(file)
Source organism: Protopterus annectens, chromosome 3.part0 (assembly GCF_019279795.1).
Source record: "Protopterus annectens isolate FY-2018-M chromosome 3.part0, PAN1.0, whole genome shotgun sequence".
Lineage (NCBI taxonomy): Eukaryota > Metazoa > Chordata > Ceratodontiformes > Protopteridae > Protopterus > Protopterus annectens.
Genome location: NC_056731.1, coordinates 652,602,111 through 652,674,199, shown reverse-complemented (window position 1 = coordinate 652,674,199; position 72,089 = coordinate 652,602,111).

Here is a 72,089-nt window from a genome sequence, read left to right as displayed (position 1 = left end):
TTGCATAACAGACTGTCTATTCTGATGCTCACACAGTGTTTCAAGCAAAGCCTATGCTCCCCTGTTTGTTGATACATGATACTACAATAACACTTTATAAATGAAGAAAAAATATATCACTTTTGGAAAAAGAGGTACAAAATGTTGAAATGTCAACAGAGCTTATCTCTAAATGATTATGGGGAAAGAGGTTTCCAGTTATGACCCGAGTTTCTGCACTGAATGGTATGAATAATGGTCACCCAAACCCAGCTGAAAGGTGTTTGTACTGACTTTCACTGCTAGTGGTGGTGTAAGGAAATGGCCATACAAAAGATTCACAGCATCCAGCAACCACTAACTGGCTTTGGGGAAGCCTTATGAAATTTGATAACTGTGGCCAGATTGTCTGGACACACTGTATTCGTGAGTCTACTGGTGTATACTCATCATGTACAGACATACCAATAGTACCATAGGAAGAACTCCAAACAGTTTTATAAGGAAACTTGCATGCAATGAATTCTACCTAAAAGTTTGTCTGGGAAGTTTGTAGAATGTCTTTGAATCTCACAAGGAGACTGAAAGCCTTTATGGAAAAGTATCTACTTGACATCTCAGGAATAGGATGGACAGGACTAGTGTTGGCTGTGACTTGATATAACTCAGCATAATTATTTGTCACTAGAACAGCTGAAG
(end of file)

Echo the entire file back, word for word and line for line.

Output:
Source organism: Protopterus annectens, chromosome 3.part0 (assembly GCF_019279795.1).
Source record: "Protopterus annectens isolate FY-2018-M chromosome 3.part0, PAN1.0, whole genome shotgun sequence".
Lineage (NCBI taxonomy): Eukaryota > Metazoa > Chordata > Ceratodontiformes > Protopteridae > Protopterus > Protopterus annectens.
Genome location: NC_056731.1, coordinates 652,602,111 through 652,674,199, shown reverse-complemented (window position 1 = coordinate 652,674,199; position 72,089 = coordinate 652,602,111).

Here is a 72,089-nt window from a genome sequence, read left to right as displayed (position 1 = left end):
TTGCATAACAGACTGTCTATTCTGATGCTCACACAGTGTTTCAAGCAAAGCCTATGCTCCCCTGTTTGTTGATACATGATACTACAATAACACTTTATAAATGAAGAAAAAATATATCACTTTTGGAAAAAGAGGTACAAAATGTTGAAATGTCAACAGAGCTTATCTCTAAATGATTATGGGGAAAGAGGTTTCCAGTTATGACCCGAGTTTCTGCACTGAATGGTATGAATAATGGTCACCCAAACCCAGCTGAAAGGTGTTTGTACTGACTTTCACTGCTAGTGGTGGTGTAAGGAAATGGCCATACAAAAGATTCACAGCATCCAGCAACCACTAACTGGCTTTGGGGAAGCCTTATGAAATTTGATAACTGTGGCCAGATTGTCTGGACACACTGTATTCGTGAGTCTACTGGTGTATACTCATCATGTACAGACATACCAATAGTACCATAGGAAGAACTCCAAACAGTTTTATAAGGAAACTTGCATGCAATGAATTCTACCTAAAAGTTTGTCTGGGAAGTTTGTAGAATGTCTTTGAATCTCACAAGGAGACTGAAAGCCTTTATGGAAAAGTATCTACTTGACATCTCAGGAATAGGATGGACAGGACTAGTGTTGGCTGTGACTTGATATAACTCAGCATAATTATTTGTCACTAGAACAGCTGAAG